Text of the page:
Listen to Wobbly here.

Wolf Alice
’s recent success has certainly not gone unnoticed, with the quartet’s debut album My Love is Cool charting at #2 in the UK, a mere 500 copies behind chart-topper Florence + the Machine. Ellie Rowsell and her gang may have spent the best part of two years working on their game and building themselves up for stardom, yet this has ultimately paid off, with the four-piece now one of the hottest bands in Britain. My Love is Cool’s opening track, Turn to Dust kicks off with some reverb-laced guitars as Rowsell pulls one of the finest lyrics of the year out of the bag. “If fear is in the mind, then my mind lives in fear” she calmly mutters during the first verse as faint police sirens and ambient sounds underpin her sickly sweet vocal. It’s a calm and subdued album opener, perfectly introducing the listener into the rest of the journey they’re about to embark on.

Listen to Turn to Dust here.

Australian metalcore quintet Northlane may have switched vocalists last year (Marcus Bridge has replaced former frontman Adrian Fitipaldes), yet that somewhat shocking change has definitely injected a new lease of life into the Sydney quintet, who are currently gearing up to release new album Node. First came comeback single Rot, complete with fast-slow tempo changes and a brutal chorus. This was followed by the upbeat and heavy Obelisk, with Nortlane now having cryptically unleashed new single Leech. The song was split into pieces and spread across the internet, with it up to the fans to piece the audio fragments together. The result? A mix of calm, effects-laden guitars and vocals which morph into an anthemic, environment-centric chanted chorus of, “anthemic oceans, anthemic farms”. It’s a heavy step towards the ‘scene’ direction, something mostly down to Bridge’s unique vocal style. Northlane are here to save hard rock, and they’re currently doing a bloody good job.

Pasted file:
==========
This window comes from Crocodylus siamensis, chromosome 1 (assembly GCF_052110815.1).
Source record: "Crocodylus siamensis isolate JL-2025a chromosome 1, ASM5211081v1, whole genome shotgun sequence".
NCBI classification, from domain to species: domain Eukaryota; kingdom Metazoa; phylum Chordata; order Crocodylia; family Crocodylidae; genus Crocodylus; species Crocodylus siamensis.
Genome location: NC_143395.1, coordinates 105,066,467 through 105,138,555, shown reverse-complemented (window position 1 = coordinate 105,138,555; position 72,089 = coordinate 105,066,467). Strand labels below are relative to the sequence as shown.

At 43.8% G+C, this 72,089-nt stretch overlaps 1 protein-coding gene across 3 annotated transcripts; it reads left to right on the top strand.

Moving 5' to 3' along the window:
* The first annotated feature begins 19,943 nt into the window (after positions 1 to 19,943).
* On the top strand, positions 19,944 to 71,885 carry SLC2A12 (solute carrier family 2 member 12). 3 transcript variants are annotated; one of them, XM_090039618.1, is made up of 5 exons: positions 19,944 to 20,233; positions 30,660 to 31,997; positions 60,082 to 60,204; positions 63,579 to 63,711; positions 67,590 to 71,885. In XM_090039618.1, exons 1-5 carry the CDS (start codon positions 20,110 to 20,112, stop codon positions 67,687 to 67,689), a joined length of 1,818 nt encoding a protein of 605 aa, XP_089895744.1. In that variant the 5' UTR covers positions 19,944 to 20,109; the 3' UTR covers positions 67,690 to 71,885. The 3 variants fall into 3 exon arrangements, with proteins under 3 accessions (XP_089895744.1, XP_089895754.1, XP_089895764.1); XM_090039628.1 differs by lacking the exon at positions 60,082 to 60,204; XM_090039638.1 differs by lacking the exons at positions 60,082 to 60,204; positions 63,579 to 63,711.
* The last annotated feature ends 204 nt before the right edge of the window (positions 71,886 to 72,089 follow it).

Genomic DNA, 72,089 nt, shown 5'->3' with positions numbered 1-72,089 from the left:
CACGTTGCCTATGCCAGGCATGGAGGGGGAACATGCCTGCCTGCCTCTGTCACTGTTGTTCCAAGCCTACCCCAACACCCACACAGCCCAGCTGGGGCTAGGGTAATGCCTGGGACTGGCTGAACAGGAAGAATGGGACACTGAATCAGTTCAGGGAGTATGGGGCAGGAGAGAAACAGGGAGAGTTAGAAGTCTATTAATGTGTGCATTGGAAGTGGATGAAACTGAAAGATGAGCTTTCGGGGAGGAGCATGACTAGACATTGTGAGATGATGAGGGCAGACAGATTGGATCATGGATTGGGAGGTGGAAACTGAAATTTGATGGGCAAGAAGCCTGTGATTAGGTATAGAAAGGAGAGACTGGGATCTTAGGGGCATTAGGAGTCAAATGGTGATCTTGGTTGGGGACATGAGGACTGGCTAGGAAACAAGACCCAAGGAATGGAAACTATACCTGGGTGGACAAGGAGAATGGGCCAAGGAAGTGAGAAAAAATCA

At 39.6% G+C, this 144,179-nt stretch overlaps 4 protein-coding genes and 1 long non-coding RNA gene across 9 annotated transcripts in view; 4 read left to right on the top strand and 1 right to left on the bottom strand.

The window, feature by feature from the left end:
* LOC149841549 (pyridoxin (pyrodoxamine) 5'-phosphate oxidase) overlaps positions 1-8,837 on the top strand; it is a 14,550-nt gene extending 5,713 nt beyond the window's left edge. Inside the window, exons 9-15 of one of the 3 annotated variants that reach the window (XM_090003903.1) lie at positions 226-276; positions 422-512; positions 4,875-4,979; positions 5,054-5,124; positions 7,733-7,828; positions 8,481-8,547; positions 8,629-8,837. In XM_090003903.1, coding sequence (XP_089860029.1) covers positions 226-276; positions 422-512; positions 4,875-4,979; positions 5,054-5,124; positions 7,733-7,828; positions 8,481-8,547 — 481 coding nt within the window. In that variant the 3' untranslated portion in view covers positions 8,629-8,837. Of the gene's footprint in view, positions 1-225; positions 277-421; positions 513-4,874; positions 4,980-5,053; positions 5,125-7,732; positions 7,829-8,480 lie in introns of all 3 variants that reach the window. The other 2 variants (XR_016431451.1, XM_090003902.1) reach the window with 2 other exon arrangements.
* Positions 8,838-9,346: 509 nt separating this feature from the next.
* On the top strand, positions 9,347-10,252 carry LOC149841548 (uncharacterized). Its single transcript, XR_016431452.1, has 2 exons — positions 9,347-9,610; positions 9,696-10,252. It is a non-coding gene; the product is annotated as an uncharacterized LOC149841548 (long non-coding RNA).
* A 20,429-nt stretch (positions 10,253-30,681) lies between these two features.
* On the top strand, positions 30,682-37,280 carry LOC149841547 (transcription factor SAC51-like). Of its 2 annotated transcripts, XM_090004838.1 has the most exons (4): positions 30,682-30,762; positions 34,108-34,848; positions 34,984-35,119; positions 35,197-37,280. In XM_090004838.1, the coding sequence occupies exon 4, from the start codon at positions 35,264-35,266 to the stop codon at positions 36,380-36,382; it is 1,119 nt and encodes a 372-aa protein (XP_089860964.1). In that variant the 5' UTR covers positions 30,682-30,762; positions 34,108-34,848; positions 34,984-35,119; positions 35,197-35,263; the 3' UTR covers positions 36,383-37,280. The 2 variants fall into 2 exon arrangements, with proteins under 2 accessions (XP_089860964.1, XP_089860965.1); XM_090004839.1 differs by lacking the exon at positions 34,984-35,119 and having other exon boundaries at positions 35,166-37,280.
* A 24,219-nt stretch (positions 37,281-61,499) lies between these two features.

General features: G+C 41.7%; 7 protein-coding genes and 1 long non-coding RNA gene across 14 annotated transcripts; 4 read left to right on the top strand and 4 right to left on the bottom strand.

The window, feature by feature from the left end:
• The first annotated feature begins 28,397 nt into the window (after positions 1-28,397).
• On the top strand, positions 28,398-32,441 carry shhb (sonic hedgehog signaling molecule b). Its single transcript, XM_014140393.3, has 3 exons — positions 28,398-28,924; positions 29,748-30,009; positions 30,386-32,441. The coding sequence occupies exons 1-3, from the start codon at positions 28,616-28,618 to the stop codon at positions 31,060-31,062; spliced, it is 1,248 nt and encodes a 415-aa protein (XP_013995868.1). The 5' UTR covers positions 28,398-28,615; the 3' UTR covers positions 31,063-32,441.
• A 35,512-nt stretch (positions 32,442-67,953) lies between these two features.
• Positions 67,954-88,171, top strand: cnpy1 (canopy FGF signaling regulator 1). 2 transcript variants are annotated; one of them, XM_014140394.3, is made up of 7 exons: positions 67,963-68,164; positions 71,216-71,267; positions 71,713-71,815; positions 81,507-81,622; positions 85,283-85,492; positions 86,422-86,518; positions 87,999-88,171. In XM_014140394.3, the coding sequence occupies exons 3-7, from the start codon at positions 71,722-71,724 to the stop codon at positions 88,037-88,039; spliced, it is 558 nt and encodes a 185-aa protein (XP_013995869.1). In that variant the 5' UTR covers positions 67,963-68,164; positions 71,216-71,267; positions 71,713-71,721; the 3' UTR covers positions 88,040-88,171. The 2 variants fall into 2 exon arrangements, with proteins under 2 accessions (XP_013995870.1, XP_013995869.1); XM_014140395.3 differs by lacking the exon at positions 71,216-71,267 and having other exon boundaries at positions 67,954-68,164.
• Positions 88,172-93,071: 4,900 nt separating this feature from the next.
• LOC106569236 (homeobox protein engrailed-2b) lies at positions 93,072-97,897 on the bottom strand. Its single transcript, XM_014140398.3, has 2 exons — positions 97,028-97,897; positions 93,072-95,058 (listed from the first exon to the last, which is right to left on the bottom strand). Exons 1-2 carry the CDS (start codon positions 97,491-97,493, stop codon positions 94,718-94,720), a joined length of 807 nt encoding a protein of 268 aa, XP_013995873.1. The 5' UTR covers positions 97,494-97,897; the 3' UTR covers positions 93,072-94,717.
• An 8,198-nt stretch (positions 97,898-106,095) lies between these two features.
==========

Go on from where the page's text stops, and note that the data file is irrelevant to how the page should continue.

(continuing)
Listen to Leech here.

Michigan sextet We Came as Romans recently unveiled the first taste of their upcoming self-titled fifth record in the form of The World I Used to Know. This track signalled somewhat a departure from the Romans of old, heading into a cleaner direction which leant heavily towards heavyweight contemporaries Linkin Park. To prove that it wasn’t just a one-off, the Detroit crew have done it once more on new single Tear it Down. Opening with electronic drums and a synthesizer melody, the song harks back to early Linkin Park more than anything else. It’s eventually wiped out by a Deftones-esque riff and Dave Stephen’s dark vocals, both of which lead into a mid-paced verse incorporating both clean and unclean vocals, the former courtesy of Kyle Pavone. During the latter part of the chorus, Pavone sings of a “kingdom of demise”, subject matter which couldn’t get more Linkin Park if it tried. Although it does sound a bit too much like a rip-off of Chester Bennington and co., it still bears enough elements of variation to keep the band refreshed and ready to take on the world once more.

Listen to Tear it Down here.

Check back in two weeks for a new roundup.